Meeting some needs might be more of a challenge than meeting others BUT you’ll always find a tiny step you can take toward supporting yourself, even in a micro-moment. 

And, of course, we’ll go on to explore many of these situations in future episodes but, for now, you can begin by noticing any patterns that are coming up for you and experimenting with different ways to start to inch toward whatever it is you’re really looking for.

For lots more starting points and strategies to help you ease back from binge eating, overeating and generally feeling out of control around food, check out my free guide, 8 simple strategies to break the binge eating cycle. You can find it in the show notes of this episode or at yoyofreedom.com forward slash 21.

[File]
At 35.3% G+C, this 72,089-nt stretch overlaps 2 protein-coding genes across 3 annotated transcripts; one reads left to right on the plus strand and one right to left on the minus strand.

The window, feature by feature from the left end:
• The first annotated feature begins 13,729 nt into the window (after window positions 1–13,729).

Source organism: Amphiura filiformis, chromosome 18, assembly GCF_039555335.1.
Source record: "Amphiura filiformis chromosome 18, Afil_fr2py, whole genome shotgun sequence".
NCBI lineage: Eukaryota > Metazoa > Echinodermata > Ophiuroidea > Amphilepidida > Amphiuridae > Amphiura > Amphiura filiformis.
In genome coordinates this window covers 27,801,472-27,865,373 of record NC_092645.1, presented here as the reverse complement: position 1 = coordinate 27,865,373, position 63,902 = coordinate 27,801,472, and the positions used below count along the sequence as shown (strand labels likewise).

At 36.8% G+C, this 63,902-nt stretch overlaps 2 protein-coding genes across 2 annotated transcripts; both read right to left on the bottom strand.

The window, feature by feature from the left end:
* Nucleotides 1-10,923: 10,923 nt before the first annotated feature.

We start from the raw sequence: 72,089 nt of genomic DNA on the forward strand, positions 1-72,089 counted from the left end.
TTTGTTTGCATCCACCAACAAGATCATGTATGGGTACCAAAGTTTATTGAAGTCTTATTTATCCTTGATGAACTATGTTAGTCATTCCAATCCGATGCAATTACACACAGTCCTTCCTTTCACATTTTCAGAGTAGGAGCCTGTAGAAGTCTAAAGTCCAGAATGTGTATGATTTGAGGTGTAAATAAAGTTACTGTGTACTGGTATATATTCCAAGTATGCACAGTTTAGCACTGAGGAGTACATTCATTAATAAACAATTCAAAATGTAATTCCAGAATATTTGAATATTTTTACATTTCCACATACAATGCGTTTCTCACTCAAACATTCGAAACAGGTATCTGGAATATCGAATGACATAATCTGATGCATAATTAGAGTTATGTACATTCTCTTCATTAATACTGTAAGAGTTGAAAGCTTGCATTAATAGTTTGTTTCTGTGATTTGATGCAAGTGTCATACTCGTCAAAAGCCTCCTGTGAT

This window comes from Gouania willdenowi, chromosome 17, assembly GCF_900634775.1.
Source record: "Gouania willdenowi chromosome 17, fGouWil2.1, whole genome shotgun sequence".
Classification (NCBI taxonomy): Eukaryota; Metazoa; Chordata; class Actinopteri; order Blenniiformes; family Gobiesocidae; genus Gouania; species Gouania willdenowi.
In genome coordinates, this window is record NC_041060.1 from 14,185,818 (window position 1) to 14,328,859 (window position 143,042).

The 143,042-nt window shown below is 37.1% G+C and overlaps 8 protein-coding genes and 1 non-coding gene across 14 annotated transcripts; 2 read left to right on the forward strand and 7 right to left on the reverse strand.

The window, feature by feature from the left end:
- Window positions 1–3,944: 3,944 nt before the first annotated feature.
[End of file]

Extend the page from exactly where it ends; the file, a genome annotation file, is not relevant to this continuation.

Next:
That’s it for today’s episode. Thank you for listening.

I hope you’ve found this episode helpful. Subscribe to The YoYo Freedom Podcast for more insight, tools and support as you pull back from bingeing, overeating or yoyo-dieting and step into your most authentic, vibrant life.

And, if you liked what you heard, it would be wonderful if you’d take a moment to rate this podcast on whichever platform you listen on.

Thank you so much! And Bye-bye for now.

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Disclaimer: The content in the podcast and on this webpage is not intended to constitute or be a substitute for professional medical advice, diagnosis, or treatment. Always seek the advice of your doctor or other qualified healthcare provider with any questions you may have regarding a medical or psychological condition. Never disregard professional medical advice or delay in seeking it because of something you have heard on the podcast or on my website.